In a discussion about creating more diversity in the field of cybersecurity, Department of Agriculture CISO Venice Goodwine encouraged cyber professionals not to let anyone put them in a box, to invest in themselves, and to be deliberate in their career decisions.

Goodwine reflected on her own experience as she spoke to members of the cybersecurity field at the Cybersecurity and Infrastructure Security’s National Cybersecurity Summit on Sept. 30. Throughout her cybersecurity career, Goodwine said she knew she wanted to work her way up toward becoming a CIO. Using a skills mapping tool, she documented what she would need to know to take on the role, and then started investing in herself.

“You want to get out of your comfort zone,” Goodwine advised. “Cyber skills are not just about the technical, it’s also about soft skills as well.” Soft skills such as critical thinking, analytics, problem solving, and negotiation are all important to a successful cybersecurity career. “The ability to build and maintain relationships,” she continued, “is going to be the skill that you will use the most and that will help you be the most successful.”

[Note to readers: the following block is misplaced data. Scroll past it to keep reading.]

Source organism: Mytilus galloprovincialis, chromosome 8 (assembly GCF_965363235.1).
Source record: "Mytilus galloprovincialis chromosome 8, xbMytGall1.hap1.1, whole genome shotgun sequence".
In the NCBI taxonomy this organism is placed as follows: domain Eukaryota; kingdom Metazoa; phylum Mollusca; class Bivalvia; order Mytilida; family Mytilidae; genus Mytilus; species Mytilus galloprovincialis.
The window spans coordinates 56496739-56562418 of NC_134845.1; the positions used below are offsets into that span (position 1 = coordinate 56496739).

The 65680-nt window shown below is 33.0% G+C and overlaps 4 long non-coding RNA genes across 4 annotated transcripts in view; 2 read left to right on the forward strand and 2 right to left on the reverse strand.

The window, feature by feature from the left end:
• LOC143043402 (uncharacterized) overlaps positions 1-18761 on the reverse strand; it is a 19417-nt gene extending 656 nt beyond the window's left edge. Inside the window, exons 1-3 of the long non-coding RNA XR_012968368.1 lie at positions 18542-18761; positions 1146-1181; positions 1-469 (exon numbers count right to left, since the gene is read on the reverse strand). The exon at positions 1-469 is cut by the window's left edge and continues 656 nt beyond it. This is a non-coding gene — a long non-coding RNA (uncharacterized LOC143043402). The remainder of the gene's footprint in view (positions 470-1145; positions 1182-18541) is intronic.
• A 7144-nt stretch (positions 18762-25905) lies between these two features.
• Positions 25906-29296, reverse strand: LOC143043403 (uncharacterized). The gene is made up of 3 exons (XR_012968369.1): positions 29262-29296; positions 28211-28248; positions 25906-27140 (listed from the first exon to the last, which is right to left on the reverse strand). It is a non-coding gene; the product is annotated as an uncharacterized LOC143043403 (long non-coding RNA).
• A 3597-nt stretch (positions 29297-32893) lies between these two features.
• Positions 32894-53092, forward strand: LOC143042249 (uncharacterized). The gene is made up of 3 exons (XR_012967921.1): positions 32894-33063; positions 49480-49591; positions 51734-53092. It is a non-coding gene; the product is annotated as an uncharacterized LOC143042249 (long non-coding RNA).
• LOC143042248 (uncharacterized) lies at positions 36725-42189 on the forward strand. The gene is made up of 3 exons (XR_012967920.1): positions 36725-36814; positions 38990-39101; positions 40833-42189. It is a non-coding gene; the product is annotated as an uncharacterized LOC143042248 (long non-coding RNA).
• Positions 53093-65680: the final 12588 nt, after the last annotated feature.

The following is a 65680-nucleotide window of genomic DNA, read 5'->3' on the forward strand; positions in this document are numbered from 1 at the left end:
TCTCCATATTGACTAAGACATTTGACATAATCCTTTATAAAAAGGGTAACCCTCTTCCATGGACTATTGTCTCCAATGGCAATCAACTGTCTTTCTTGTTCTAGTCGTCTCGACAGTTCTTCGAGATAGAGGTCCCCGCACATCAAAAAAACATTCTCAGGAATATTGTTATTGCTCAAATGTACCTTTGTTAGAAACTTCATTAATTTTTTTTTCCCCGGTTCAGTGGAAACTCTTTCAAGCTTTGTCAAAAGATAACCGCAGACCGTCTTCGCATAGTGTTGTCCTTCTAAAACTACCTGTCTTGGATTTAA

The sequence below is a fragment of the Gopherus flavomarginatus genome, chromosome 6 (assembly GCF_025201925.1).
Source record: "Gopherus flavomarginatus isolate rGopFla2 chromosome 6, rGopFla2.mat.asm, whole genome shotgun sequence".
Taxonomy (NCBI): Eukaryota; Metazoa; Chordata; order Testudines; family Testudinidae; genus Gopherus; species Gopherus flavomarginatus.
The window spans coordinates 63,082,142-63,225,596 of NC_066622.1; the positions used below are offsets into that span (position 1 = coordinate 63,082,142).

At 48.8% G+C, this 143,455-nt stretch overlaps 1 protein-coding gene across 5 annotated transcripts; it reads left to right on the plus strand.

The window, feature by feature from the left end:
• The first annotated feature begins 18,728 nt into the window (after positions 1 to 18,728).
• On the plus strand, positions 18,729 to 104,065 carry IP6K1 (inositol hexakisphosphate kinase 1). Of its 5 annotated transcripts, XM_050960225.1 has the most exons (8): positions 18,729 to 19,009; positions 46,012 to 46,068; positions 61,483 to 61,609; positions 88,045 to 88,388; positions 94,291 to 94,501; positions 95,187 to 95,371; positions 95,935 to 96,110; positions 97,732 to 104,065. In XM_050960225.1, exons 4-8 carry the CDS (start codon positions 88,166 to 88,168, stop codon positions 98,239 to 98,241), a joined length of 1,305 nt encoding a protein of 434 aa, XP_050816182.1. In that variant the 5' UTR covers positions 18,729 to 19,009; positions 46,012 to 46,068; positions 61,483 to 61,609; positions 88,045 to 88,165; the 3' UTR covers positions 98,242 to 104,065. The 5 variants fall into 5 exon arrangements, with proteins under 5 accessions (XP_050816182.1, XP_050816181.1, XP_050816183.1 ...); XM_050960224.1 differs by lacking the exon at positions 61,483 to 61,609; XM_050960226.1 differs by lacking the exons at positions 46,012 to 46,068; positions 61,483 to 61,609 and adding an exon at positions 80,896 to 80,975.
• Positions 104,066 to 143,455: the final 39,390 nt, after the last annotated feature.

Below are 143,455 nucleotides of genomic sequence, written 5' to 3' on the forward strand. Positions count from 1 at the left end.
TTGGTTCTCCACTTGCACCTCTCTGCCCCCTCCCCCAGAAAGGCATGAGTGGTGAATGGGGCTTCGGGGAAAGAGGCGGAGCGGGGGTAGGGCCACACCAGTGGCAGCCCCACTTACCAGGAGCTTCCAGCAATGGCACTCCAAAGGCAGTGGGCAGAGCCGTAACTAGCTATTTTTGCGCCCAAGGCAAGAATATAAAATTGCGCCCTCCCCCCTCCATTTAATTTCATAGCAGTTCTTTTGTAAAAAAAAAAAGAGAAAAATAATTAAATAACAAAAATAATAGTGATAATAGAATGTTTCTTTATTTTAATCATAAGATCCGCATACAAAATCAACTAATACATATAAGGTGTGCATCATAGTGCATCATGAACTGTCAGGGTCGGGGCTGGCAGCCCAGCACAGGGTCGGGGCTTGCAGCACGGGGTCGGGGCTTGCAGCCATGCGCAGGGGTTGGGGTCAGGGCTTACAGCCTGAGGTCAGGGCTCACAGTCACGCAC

Goodwine said that building those relationships has helped her own career, but added that she is intentionally diverse when it comes to selecting mentors to capture a wide variety of insights. “It’s that diverse nature that brings that diversity of thought and that diversity of experience that also allows me to have a broad range of thinking,” she explained.

With the right soft skills in place, technical cyber skills can be taught to candidates to prepare them for the job they want. Goodwine recommended that cyber professionals be creative when it comes to finding free ways to build technical skills, including through volunteer opportunities and instructional webinars. Other resources like the National Initiative for Cybersecurity Education Framework can be used as a roadmap to help individuals identify skills and map where they need to go, she said.

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Katie Malone
Katie Malone
Katie Malone is a MeriTalk Staff Reporter covering the intersection of government and technology.